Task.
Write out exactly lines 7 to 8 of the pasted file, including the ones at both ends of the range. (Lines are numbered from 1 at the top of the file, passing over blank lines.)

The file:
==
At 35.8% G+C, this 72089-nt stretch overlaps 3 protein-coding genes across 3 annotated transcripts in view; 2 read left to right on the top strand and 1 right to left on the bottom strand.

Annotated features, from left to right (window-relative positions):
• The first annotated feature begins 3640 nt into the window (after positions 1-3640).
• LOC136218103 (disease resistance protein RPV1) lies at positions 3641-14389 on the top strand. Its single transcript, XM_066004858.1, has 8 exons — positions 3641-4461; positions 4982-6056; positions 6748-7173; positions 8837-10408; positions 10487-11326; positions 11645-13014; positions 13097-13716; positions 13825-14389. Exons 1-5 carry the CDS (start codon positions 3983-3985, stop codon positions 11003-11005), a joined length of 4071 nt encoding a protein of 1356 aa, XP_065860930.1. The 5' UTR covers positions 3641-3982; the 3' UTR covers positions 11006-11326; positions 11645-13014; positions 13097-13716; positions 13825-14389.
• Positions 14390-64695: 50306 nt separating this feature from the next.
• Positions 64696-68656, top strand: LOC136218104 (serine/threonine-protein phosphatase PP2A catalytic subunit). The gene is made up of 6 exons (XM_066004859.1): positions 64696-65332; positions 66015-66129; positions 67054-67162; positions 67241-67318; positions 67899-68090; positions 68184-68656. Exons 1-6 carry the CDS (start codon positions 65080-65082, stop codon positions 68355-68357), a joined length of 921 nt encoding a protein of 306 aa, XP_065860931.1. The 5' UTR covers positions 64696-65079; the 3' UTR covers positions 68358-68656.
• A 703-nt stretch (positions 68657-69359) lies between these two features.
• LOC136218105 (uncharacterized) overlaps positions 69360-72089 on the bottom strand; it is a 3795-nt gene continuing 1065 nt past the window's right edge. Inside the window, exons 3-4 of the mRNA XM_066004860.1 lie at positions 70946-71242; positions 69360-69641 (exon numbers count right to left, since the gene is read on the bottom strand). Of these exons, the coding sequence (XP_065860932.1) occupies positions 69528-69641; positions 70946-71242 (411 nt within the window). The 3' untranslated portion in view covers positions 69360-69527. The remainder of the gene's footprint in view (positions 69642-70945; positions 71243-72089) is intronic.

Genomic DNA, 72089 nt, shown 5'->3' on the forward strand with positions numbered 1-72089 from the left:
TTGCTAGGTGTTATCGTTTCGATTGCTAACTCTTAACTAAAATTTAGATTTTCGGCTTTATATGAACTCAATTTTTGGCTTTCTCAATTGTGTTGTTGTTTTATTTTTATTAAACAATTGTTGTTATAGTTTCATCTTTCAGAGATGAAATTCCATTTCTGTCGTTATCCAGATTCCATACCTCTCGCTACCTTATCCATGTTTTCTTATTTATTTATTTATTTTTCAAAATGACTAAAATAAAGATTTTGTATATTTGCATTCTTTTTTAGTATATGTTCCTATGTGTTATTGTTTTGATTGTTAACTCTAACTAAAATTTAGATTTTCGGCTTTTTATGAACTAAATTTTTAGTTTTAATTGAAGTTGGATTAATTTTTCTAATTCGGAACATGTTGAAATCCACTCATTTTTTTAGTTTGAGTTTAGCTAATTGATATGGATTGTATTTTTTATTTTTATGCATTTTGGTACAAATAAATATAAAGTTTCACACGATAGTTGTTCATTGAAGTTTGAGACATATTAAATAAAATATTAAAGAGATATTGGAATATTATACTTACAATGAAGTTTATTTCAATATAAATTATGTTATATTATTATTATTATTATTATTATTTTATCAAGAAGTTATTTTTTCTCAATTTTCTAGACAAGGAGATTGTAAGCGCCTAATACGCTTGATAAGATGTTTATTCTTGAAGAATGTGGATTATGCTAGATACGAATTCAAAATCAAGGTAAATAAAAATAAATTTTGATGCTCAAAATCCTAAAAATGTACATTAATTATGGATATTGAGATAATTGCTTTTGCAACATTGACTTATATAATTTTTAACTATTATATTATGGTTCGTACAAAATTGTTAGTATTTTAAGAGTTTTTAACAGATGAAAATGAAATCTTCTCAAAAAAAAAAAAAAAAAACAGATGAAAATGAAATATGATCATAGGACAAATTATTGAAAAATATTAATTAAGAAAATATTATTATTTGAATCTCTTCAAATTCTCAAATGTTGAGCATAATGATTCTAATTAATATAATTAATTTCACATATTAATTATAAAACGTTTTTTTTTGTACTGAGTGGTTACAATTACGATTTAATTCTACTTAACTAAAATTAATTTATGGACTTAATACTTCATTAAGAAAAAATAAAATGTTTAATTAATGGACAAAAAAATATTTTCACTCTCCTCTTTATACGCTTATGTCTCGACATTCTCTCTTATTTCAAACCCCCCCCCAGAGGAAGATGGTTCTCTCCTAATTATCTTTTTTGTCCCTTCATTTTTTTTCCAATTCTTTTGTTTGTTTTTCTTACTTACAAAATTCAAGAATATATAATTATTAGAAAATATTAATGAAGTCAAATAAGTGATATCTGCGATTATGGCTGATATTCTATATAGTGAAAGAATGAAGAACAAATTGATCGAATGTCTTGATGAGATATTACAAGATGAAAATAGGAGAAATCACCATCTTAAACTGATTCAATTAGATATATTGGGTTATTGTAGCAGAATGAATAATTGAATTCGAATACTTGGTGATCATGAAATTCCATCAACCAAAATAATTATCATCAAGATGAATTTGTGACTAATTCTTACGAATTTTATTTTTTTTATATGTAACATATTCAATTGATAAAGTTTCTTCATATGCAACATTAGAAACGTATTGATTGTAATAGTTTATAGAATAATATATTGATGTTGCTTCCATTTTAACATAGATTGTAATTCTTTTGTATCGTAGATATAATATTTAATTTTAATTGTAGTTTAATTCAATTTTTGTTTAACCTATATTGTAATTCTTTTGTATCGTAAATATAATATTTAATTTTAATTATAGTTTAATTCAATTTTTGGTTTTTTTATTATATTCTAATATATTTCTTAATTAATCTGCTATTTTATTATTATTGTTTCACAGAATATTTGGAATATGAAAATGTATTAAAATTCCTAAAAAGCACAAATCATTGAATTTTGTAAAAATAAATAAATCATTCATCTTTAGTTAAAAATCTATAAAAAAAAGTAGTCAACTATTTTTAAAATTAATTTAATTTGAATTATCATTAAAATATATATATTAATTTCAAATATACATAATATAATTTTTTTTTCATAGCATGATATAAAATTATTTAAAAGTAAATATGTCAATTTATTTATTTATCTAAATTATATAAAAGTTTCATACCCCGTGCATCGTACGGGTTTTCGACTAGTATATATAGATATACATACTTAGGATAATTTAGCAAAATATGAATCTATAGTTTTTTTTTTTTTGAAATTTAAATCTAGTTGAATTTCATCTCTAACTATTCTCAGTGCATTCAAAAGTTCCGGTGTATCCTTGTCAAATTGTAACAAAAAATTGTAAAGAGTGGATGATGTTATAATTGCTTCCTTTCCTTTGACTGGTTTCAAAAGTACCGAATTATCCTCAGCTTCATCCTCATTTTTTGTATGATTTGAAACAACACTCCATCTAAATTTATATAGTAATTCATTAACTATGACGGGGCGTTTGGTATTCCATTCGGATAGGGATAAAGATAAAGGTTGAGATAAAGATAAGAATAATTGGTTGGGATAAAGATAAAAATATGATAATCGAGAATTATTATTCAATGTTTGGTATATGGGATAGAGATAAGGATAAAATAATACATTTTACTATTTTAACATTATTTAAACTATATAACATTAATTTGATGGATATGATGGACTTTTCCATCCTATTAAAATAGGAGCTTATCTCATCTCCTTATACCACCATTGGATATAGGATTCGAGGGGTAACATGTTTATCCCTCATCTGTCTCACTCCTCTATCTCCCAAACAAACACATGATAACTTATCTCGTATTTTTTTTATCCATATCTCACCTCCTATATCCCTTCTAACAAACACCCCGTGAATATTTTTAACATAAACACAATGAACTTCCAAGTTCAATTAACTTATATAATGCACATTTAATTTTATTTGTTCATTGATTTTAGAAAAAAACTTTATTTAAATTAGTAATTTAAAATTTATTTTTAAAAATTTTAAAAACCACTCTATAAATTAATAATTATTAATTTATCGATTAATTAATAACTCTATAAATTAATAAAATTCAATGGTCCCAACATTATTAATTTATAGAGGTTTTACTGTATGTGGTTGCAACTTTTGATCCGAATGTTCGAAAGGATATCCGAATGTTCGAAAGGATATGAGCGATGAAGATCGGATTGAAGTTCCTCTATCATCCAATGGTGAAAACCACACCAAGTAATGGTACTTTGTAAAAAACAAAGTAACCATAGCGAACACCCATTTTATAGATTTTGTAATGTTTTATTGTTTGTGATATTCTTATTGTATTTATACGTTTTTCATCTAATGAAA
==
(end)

• A 703-nt stretch (positions 68657-69359) lies between these two features.
• LOC136218105 (uncharacterized) overlaps positions 69360-72089 on the bottom strand; it is a 3795-nt gene continuing 1065 nt past the window's right edge. Inside the window, exons 3-4 of the mRNA XM_066004860.1 lie at positions 70946-71242; positions 69360-69641 (exon numbers count right to left, since the gene is read on the bottom strand). Of these exons, the coding sequence (XP_065860932.1) occupies positions 69528-69641; positions 70946-71242 (411 nt within the window). The 3' untranslated portion in view covers positions 69360-69527. The remainder of the gene's footprint in view (positions 69642-70945; positions 71243-72089) is intronic.